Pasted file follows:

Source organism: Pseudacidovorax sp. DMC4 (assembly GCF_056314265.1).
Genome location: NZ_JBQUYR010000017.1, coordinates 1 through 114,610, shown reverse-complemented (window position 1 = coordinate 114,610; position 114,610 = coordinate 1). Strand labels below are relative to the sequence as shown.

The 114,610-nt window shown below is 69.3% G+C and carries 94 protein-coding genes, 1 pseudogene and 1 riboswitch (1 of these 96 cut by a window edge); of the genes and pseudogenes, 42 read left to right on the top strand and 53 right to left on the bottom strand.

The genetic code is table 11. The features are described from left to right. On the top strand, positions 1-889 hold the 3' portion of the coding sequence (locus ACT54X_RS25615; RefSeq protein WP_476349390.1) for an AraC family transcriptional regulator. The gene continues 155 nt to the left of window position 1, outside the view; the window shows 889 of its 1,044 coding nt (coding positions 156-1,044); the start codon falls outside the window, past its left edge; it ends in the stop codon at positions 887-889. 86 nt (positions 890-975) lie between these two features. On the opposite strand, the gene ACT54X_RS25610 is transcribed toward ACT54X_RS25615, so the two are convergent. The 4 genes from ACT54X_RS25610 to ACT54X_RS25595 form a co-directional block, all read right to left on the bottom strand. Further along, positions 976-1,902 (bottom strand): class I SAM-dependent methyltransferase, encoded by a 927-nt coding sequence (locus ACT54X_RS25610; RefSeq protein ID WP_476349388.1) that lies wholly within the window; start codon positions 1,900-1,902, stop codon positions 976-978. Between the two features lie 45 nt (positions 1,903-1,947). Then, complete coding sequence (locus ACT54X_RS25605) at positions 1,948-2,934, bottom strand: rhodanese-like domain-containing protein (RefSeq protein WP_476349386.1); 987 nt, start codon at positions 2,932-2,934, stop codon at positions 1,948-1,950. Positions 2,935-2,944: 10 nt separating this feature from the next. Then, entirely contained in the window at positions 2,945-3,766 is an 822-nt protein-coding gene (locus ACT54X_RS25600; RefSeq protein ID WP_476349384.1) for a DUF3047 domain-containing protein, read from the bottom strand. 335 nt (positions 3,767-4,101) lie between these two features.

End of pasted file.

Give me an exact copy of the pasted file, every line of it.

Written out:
Source organism: Pseudacidovorax sp. DMC4 (assembly GCF_056314265.1).
Genome location: NZ_JBQUYR010000017.1, coordinates 1 through 114,610, shown reverse-complemented (window position 1 = coordinate 114,610; position 114,610 = coordinate 1). Strand labels below are relative to the sequence as shown.

The 114,610-nt window shown below is 69.3% G+C and carries 94 protein-coding genes, 1 pseudogene and 1 riboswitch (1 of these 96 cut by a window edge); of the genes and pseudogenes, 42 read left to right on the top strand and 53 right to left on the bottom strand.

The genetic code is table 11. The features are described from left to right. On the top strand, positions 1-889 hold the 3' portion of the coding sequence (locus ACT54X_RS25615; RefSeq protein WP_476349390.1) for an AraC family transcriptional regulator. The gene continues 155 nt to the left of window position 1, outside the view; the window shows 889 of its 1,044 coding nt (coding positions 156-1,044); the start codon falls outside the window, past its left edge; it ends in the stop codon at positions 887-889. 86 nt (positions 890-975) lie between these two features. On the opposite strand, the gene ACT54X_RS25610 is transcribed toward ACT54X_RS25615, so the two are convergent. The 4 genes from ACT54X_RS25610 to ACT54X_RS25595 form a co-directional block, all read right to left on the bottom strand. Further along, positions 976-1,902 (bottom strand): class I SAM-dependent methyltransferase, encoded by a 927-nt coding sequence (locus ACT54X_RS25610; RefSeq protein ID WP_476349388.1) that lies wholly within the window; start codon positions 1,900-1,902, stop codon positions 976-978. Between the two features lie 45 nt (positions 1,903-1,947). Then, complete coding sequence (locus ACT54X_RS25605) at positions 1,948-2,934, bottom strand: rhodanese-like domain-containing protein (RefSeq protein WP_476349386.1); 987 nt, start codon at positions 2,932-2,934, stop codon at positions 1,948-1,950. Positions 2,935-2,944: 10 nt separating this feature from the next. Then, entirely contained in the window at positions 2,945-3,766 is an 822-nt protein-coding gene (locus ACT54X_RS25600; RefSeq protein ID WP_476349384.1) for a DUF3047 domain-containing protein, read from the bottom strand. 335 nt (positions 3,767-4,101) lie between these two features.